Scientists have long known that therapies that target the cancer-driving MAPK pathway are only effective in a handful of cancers with specific mutations in a cancer gene called BRAF, and these cancers that initially respond to the therapy often end up developing resistance to the treatment, resulting in relapse for many patients.
Now, scientists at the UCLA Jonsson Comprehensive Cancer Center describe a new combination therapy that suppresses the MAPK pathway by holding cancer-driving proteins in a death grip.
This combination of two small molecules has the potential to treat not only BRAF mutated melanoma but also additional aggressive subtypes of cancers, including melanoma, lung, pancreatic and colon cancers that harbour common mutations in cancer genes called RAS or NF1.
The preclinical study, published today in Cancer Discovery, a journal of the American Association for Cancer Research, found that a second-generation RAF inhibitor (type II RAFi) in combination with a standard MEK inhibitor (MEKi) could be effective in treating cancers with these mutations and could also help overcome acquired resistance to the current standard-of-care treatment targeting specific BRAF mutations.
"The idea behind this study was to develop a combination treatment that helps people with common lethal cancers by eliciting durable anti-tumour responses," said senior author Roger Lo, MD, PhD, a professor of medicine at the David Geffen School of Medicine at UCLA and member of the UCLA Jonsson Comprehensive Cancer Center.
"Right now, MEK inhibitors by themselves provide limited clinical benefits, and the current MAPK pathway-targeted, combination therapy can help only certain patients with cancers harbouring specific BRAF mutations."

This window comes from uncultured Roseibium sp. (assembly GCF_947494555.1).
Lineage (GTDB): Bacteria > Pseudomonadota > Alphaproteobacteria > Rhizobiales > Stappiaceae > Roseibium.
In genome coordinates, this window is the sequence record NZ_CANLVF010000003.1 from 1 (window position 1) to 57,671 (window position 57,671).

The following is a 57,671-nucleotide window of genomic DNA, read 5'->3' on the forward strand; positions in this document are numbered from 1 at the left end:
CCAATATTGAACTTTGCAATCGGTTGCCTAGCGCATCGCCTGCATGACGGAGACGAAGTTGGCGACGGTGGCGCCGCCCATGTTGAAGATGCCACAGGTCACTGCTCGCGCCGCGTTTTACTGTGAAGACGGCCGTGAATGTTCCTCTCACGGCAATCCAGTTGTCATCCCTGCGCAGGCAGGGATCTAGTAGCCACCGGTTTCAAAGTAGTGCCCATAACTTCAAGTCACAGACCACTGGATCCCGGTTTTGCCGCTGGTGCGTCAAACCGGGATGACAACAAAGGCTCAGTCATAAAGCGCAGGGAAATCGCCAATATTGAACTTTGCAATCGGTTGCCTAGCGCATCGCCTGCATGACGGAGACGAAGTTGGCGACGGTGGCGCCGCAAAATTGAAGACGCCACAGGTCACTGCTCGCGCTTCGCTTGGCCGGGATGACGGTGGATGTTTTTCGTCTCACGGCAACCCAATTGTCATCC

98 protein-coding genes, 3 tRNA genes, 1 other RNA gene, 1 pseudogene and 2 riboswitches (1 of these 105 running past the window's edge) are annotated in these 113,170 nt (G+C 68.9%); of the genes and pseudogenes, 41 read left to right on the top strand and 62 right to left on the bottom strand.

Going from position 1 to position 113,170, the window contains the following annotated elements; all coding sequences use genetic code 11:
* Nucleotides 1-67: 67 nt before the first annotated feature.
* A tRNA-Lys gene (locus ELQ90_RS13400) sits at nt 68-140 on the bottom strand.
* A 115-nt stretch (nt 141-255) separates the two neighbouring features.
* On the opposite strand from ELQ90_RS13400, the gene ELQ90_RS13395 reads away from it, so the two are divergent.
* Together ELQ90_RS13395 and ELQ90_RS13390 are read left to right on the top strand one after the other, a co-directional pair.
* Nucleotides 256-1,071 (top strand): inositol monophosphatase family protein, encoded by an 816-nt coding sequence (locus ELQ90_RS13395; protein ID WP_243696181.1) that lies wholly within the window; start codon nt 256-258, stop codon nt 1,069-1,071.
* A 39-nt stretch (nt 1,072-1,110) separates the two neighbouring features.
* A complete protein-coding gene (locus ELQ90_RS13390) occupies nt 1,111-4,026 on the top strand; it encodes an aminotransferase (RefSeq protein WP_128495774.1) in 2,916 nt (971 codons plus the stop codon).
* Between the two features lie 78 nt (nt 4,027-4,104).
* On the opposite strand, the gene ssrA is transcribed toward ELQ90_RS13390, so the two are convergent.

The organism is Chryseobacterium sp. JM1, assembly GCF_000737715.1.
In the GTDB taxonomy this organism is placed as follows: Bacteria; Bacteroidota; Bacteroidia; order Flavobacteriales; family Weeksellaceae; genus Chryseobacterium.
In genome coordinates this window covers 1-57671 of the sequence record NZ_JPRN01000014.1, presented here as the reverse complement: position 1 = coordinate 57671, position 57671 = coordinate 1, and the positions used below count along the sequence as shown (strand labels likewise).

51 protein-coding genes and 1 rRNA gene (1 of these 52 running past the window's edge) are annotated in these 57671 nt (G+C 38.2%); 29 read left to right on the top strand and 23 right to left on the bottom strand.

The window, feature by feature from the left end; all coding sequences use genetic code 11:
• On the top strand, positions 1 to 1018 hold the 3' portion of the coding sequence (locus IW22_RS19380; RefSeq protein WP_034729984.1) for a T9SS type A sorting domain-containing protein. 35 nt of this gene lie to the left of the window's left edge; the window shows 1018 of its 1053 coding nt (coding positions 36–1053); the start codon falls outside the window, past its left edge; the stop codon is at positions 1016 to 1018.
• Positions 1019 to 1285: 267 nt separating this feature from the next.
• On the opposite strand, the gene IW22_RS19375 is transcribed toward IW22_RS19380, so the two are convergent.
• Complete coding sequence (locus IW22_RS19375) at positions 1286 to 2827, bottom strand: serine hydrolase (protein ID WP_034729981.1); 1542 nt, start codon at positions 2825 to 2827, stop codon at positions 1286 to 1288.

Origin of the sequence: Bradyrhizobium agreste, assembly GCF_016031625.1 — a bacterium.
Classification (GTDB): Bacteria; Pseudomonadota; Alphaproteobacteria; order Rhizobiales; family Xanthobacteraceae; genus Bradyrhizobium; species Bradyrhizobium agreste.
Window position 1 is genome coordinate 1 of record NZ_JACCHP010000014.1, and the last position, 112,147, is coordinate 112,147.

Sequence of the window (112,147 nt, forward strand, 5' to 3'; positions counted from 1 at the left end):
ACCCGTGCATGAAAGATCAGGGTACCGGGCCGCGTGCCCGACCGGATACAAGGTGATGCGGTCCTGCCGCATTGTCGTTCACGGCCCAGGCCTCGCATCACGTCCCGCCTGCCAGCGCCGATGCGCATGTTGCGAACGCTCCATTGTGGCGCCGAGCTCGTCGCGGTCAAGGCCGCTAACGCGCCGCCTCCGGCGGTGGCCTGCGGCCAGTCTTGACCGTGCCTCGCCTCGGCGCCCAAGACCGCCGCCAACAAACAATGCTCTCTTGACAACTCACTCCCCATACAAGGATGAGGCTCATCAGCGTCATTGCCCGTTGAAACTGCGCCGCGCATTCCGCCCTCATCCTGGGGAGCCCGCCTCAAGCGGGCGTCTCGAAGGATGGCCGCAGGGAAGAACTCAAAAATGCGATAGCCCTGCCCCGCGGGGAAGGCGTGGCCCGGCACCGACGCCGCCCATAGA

To test the effectiveness of the experimental combination, researchers used patient-derived models of melanoma, non-small cell lung cancer, pancreatic cancer and colon cancer as well as mouse tumours that mimic these human cancers.
The team evaluated how the combination of type II RAFi plus MEKi impacts the MAPK pathway inside the cancer cells and the body's cancer-fighting immune or T-cells over time in order to achieve long-term response by suppressing drug-resistant clones.
The next-generation combination works by two unique mechanisms that can suppress drug-resistant clones.
First, the two small molecules lock RAF and MEK proteins in the MAPK signalling pathway into a tight complex, which is unusual.
Normally, molecules in this pathway touch and go in order to fire off growth-promoting signals.
Keeping these molecules stuck together allows the drugs to effectively and durably block the MAPK pathway.
"It is quite remarkable that two drugs were able to bind to each of two proteins and sequester them from further propagating signals inside the cancer cells," said co-senior author Gatien Moriceau, PhD, assistant adjunct professor at the David Geffen School of Medicine at UCLA.
Second, the combination prevented an attrition of killer T-cells inside the tumour and promoted T-cell clonal expansion, which is an important immune mechanism that will allow immunotherapies, such as anti-PD-1/L1, to effectively attack the tumours when combined with a MAPK-targeted therapy.
"The combination unexpectedly preserves killer T-cells inside the tumours, which allows them to hunt down drug-resistant tumour clones," said Moriceau.
"This favorable impact on T-cells paves the way to combine MAPK-targeted therapies with anti-PD-1/L1 immune checkpoint therapy."
The combination of type II RAFi plus MEKi is currently being tested in clinical trials in both melanoma and other solid cancers such as non-small cell lung cancer.